When it's all that it can be, the 100-minute musical volcano known as Richard Strauss' Salome goes to a place of barely contained frenzy in its story of a princess who desires John the Baptist right down to his severed head. The Philadelphia Orchestra's season-ending, mostly staged version Thursday went a step beyond, often seeming without restraint.

That usual space between the music and its listener often vanished - as with Herbert von Karajan's live performances and, more recently, those of Gustavo Dudamel and Yannick Nézet-Séguin on good days.

Under Nézet-Séguin, the Philadelphia Orchestra, indeed, morphed into that ferocious, glittering beast conjured by Strauss' ever-combusting score, in ways that eclipsed any Salome I've heard in the Germanic opera capitals of the world (Vienna, Salzburg) - at least in orchestral terms.

Such qualities, though, sometimes came at the expense of the singers.

The cast, with the excellent Camilla Nylund in the title role, was nearly as fine as any that can be currently assembled. But the orchestra covered them increasingly as the opera went on, partly due to the manner of presentation.

Although staged with much thought and skill by director Kevin Newbury, singers weren't positioned in front of the orchestra (as happens with opera in concert) but rather in Verizon Hall's Conductor's Circle, in the rear of the orchestra, where there was room for scenic elements. Also, singers and conductor could face each other, as they would in the opera house. But this was an acoustical disadvantage.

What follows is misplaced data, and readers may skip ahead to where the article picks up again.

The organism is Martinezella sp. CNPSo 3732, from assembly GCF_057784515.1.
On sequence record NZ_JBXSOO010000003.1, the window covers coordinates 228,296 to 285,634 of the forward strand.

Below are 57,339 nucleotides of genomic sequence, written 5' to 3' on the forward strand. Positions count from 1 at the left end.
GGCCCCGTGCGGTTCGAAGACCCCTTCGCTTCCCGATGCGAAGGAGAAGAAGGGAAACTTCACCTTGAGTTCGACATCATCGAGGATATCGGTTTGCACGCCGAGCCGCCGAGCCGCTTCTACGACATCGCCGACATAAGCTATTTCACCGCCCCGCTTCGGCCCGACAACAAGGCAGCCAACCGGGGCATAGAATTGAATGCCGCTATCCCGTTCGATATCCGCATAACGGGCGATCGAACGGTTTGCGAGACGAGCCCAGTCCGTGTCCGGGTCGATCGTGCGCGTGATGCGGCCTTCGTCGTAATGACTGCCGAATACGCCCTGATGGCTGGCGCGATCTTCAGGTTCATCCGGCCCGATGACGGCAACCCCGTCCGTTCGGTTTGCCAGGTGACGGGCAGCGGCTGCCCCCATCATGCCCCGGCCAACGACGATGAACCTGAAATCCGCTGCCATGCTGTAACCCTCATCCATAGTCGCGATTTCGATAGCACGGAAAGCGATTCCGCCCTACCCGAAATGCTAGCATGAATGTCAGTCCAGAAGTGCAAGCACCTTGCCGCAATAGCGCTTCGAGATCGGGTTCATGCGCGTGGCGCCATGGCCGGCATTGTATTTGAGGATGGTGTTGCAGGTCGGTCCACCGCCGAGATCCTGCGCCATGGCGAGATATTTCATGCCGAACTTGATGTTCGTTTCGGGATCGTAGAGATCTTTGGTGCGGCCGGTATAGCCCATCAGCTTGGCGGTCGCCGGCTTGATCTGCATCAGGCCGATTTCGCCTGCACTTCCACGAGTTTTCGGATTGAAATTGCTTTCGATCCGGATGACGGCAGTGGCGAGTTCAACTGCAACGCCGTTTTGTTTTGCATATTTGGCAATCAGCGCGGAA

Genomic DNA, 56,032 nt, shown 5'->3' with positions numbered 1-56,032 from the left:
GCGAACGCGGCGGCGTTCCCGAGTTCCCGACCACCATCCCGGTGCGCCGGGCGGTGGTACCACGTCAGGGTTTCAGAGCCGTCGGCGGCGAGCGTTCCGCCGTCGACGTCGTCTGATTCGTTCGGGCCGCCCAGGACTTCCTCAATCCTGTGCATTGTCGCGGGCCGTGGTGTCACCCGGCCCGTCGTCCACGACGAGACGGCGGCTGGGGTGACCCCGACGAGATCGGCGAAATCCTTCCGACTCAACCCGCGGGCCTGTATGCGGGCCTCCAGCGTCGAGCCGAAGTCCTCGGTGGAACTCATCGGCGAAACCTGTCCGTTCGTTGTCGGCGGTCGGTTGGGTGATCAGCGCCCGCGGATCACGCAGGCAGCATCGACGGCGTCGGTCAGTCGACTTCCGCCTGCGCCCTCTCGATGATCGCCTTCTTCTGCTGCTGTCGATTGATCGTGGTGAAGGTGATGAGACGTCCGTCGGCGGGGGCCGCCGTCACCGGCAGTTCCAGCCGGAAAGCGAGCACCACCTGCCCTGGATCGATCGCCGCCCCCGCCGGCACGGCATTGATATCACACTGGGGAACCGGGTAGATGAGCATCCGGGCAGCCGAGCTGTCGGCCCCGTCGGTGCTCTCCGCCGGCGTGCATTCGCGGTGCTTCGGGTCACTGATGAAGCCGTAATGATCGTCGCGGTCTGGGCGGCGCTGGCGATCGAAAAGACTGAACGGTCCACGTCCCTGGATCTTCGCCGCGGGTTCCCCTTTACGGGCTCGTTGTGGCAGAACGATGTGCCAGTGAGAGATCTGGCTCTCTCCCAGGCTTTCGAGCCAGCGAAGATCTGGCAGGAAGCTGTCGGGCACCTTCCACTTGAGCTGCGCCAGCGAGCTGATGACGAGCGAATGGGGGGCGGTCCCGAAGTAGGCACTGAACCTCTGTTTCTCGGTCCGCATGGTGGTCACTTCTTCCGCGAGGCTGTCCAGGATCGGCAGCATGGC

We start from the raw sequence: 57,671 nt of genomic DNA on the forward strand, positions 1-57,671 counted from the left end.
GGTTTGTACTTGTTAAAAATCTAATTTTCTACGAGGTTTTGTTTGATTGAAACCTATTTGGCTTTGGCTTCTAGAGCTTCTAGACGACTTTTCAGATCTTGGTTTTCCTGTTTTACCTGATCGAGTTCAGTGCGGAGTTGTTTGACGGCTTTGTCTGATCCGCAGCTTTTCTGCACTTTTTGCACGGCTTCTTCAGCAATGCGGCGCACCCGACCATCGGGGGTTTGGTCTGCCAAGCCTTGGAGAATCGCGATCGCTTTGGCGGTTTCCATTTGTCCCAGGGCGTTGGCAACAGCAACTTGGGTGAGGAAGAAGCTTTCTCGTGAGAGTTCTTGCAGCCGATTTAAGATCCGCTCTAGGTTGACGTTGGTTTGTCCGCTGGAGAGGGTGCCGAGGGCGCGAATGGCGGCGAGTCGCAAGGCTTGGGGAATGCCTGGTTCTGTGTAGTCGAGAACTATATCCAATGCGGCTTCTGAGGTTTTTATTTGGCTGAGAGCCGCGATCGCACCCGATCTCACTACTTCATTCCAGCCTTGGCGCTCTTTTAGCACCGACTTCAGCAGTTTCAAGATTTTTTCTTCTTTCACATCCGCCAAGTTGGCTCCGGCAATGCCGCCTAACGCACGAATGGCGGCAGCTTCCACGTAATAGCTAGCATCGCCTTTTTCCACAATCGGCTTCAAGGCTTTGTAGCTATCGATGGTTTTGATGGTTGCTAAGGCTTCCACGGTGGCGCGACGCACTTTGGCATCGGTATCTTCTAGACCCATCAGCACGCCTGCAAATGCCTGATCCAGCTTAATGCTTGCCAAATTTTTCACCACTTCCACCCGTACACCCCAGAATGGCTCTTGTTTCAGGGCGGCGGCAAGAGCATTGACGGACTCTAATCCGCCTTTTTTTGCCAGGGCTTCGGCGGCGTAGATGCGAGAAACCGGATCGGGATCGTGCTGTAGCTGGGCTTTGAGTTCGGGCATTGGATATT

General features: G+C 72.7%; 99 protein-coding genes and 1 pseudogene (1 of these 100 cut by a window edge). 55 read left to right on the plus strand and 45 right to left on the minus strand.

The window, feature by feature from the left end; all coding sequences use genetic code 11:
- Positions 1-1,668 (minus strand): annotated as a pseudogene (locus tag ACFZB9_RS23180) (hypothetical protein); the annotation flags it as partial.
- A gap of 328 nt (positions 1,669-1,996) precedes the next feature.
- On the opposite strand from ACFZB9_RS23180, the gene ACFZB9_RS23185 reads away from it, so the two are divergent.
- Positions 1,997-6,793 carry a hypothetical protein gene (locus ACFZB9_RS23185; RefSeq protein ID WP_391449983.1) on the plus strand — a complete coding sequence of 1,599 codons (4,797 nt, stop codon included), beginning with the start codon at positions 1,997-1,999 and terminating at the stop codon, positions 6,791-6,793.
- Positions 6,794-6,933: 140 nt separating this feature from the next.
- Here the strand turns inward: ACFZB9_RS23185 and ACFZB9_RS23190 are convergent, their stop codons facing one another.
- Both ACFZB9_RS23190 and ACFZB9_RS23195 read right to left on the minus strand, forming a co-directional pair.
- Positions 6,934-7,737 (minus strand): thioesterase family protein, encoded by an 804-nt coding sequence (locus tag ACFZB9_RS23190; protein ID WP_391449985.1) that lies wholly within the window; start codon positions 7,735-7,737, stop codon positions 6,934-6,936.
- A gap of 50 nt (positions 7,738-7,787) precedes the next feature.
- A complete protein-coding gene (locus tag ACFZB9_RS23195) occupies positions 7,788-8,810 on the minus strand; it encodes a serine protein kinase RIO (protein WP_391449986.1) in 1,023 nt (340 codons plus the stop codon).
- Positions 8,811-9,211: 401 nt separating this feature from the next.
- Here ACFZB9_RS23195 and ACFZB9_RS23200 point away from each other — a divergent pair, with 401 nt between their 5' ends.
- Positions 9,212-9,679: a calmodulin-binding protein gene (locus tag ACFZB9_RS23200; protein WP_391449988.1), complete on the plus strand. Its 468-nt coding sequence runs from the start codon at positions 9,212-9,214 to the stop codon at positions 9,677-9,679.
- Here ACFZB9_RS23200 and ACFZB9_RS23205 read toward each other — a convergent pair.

Vita Tzykun's costumes suggested symbolic figures from tarot cards - designs that had poetic implications themselves, but also kept the singers under wraps, so that one had to look hard to see their faces and guess at their body language. Lighting left singers in the dark during surprisingly significant moments. Surtitles didn't always work.

But the important stuff - the guts of the opera - was there, more than in the Vienna Philharmonic's recent Salome at Carnegie Hall. And then some: Newbury's staging explored the intersection of sexual and religious fervor in ways I've never seen.

Although fitfully choreographed by Sean Curren, Nylund's Dance of the Seven Veils was operatically credible (OK, so it wouldn't cut it in Hollywood), while her soprano has the size and beauty of tone for Salome. In such a language-heavy opera, however, one struggled to hear how she was using that language amid imposing orchestral balances. Alan Held's bass-baritone was plenty imposing for John the Baptist, with tone that's unusually pure and devoid of bluster. As Herod, John MacMaster made his extended rants an advantage rather than a trial. Birgit Remmert (Herodias) seemed vocally out of sorts and costumed in a remote Victorian fashion.

Although Saturday's performance is said to be sold out, tickets are turning up - but recommended only for those who know what they're getting into. When Salome is this fully realized, it's disturbing in ways only great art can be.